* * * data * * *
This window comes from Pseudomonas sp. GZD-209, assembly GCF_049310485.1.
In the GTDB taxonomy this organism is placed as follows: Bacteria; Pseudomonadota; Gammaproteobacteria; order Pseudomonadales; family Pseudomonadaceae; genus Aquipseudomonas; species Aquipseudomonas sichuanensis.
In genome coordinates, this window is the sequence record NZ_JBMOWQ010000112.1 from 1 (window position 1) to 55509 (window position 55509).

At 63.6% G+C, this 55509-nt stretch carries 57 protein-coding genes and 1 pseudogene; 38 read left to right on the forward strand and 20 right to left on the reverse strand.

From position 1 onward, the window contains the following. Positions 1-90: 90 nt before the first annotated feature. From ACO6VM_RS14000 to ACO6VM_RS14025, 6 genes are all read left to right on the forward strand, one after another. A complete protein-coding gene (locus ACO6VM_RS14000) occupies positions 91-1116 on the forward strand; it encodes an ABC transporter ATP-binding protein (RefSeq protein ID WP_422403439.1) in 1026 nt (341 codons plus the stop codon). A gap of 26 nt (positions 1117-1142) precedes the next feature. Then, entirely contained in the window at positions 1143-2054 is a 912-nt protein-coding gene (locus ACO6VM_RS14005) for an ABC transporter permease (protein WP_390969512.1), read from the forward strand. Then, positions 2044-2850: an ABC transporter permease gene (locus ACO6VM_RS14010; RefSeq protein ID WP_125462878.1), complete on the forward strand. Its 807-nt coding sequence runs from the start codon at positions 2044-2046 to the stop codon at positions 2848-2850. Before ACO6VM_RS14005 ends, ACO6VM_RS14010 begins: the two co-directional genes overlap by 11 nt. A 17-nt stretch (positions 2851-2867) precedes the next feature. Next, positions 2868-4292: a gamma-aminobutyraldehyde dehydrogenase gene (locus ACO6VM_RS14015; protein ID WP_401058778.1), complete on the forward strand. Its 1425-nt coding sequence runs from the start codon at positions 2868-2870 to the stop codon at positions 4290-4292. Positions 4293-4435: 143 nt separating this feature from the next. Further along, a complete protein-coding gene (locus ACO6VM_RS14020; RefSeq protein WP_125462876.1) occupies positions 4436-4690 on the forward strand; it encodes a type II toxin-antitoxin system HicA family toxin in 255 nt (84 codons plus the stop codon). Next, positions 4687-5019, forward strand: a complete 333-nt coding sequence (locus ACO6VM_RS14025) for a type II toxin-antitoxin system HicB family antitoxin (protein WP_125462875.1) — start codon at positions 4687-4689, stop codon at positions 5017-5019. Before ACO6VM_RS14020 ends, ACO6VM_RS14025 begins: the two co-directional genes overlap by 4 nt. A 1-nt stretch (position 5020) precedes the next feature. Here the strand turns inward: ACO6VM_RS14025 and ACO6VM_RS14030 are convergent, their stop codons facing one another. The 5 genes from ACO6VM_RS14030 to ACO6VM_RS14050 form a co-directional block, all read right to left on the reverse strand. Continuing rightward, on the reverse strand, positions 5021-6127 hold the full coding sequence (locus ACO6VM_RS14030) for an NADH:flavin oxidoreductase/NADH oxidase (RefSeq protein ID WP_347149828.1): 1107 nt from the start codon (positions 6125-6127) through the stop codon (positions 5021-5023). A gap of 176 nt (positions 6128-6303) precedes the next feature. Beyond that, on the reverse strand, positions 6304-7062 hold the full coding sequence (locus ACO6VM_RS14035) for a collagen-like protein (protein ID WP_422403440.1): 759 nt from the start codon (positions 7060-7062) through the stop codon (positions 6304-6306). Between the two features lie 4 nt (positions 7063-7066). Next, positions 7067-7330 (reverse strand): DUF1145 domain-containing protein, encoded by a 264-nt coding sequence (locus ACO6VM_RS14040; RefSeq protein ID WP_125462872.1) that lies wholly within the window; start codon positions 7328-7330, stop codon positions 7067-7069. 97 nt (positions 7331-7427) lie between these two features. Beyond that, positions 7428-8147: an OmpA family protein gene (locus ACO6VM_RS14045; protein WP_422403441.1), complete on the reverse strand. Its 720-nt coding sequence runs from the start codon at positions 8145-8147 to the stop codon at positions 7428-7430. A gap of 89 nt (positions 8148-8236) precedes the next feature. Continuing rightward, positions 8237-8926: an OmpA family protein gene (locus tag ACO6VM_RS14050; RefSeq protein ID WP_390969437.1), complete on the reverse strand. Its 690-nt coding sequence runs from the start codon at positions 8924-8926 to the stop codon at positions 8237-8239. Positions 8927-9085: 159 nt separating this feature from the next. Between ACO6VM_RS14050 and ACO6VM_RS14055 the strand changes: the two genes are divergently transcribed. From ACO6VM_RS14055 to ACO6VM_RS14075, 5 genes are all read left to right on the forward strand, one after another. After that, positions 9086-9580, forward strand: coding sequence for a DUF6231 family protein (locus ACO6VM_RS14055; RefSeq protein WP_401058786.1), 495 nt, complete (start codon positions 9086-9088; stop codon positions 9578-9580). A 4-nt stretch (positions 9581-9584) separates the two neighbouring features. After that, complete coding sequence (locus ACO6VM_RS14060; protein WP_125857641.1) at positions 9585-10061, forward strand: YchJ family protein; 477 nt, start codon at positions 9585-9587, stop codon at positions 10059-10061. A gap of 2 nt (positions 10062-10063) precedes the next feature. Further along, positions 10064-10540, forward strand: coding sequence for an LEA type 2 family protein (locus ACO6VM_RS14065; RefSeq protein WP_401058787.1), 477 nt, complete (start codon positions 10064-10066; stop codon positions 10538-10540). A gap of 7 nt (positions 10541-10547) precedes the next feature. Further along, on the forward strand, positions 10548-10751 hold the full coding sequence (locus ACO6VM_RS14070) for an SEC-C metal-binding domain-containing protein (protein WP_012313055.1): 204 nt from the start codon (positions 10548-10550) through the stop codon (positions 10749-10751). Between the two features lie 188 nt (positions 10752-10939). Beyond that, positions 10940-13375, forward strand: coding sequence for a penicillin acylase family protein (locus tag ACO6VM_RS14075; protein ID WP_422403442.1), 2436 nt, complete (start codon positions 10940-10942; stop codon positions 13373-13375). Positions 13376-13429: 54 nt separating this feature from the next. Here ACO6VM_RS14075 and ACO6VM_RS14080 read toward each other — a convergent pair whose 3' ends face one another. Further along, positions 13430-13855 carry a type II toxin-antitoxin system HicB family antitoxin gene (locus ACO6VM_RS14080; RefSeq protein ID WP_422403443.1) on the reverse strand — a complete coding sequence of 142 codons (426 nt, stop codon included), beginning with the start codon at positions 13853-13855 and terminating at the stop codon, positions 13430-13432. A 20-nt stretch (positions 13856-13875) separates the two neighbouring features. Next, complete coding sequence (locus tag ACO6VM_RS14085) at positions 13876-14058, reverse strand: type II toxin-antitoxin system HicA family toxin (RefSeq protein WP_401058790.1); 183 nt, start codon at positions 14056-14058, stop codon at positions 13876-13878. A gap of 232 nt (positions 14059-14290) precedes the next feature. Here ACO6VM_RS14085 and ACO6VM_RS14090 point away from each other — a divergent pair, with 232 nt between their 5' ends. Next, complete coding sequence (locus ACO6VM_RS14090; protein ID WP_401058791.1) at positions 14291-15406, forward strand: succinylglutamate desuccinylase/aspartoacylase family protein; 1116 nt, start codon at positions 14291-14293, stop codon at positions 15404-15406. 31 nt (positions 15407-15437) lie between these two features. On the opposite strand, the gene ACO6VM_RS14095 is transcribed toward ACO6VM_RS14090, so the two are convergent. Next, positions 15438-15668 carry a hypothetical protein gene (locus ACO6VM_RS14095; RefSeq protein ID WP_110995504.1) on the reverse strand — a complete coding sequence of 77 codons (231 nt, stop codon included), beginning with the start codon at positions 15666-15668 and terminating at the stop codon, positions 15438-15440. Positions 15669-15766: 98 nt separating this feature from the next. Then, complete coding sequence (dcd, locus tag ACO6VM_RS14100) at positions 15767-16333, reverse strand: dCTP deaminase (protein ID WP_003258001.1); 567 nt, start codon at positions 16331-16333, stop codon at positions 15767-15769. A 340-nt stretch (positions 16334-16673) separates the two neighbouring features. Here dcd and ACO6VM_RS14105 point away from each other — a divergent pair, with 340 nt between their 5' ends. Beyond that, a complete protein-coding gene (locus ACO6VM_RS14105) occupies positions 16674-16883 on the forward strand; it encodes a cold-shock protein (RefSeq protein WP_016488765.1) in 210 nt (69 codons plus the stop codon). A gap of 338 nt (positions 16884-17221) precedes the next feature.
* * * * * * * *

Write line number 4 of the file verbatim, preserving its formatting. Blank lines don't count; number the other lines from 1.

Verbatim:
At 63.6% G+C, this 55509-nt stretch carries 57 protein-coding genes and 1 pseudogene; 38 read left to right on the forward strand and 20 right to left on the reverse strand.